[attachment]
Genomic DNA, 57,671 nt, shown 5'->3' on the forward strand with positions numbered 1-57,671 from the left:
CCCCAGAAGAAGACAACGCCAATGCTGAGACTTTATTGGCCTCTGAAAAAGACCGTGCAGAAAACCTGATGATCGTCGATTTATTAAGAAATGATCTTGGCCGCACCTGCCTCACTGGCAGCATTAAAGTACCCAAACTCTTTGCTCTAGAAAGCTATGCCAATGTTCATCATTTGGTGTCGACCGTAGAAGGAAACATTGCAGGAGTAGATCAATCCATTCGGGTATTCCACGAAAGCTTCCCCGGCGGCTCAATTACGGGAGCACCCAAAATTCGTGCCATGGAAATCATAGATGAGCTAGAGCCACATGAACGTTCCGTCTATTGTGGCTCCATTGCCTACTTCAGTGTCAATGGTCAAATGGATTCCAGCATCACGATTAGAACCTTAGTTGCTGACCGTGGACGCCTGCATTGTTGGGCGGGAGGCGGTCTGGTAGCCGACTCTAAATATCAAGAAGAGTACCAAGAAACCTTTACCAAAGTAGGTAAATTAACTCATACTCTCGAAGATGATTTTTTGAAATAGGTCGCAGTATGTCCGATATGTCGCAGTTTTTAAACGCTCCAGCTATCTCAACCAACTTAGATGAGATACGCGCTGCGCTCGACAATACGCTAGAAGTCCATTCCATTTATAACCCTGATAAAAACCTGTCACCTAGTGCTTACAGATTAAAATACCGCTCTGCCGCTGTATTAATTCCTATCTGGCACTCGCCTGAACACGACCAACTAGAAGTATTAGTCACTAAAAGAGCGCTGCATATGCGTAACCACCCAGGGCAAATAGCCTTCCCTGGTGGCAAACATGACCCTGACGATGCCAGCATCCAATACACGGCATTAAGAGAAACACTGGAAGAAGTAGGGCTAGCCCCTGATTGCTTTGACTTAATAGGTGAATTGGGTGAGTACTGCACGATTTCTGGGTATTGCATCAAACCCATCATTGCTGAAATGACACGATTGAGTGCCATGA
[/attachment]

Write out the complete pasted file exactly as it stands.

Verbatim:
Genomic DNA, 57,671 nt, shown 5'->3' on the forward strand with positions numbered 1-57,671 from the left:
CCCCAGAAGAAGACAACGCCAATGCTGAGACTTTATTGGCCTCTGAAAAAGACCGTGCAGAAAACCTGATGATCGTCGATTTATTAAGAAATGATCTTGGCCGCACCTGCCTCACTGGCAGCATTAAAGTACCCAAACTCTTTGCTCTAGAAAGCTATGCCAATGTTCATCATTTGGTGTCGACCGTAGAAGGAAACATTGCAGGAGTAGATCAATCCATTCGGGTATTCCACGAAAGCTTCCCCGGCGGCTCAATTACGGGAGCACCCAAAATTCGTGCCATGGAAATCATAGATGAGCTAGAGCCACATGAACGTTCCGTCTATTGTGGCTCCATTGCCTACTTCAGTGTCAATGGTCAAATGGATTCCAGCATCACGATTAGAACCTTAGTTGCTGACCGTGGACGCCTGCATTGTTGGGCGGGAGGCGGTCTGGTAGCCGACTCTAAATATCAAGAAGAGTACCAAGAAACCTTTACCAAAGTAGGTAAATTAACTCATACTCTCGAAGATGATTTTTTGAAATAGGTCGCAGTATGTCCGATATGTCGCAGTTTTTAAACGCTCCAGCTATCTCAACCAACTTAGATGAGATACGCGCTGCGCTCGACAATACGCTAGAAGTCCATTCCATTTATAACCCTGATAAAAACCTGTCACCTAGTGCTTACAGATTAAAATACCGCTCTGCCGCTGTATTAATTCCTATCTGGCACTCGCCTGAACACGACCAACTAGAAGTATTAGTCACTAAAAGAGCGCTGCATATGCGTAACCACCCAGGGCAAATAGCCTTCCCTGGTGGCAAACATGACCCTGACGATGCCAGCATCCAATACACGGCATTAAGAGAAACACTGGAAGAAGTAGGGCTAGCCCCTGATTGCTTTGACTTAATAGGTGAATTGGGTGAGTACTGCACGATTTCTGGGTATTGCATCAAACCCATCATTGCTGAAATGACACGATTGAGTGCCATGA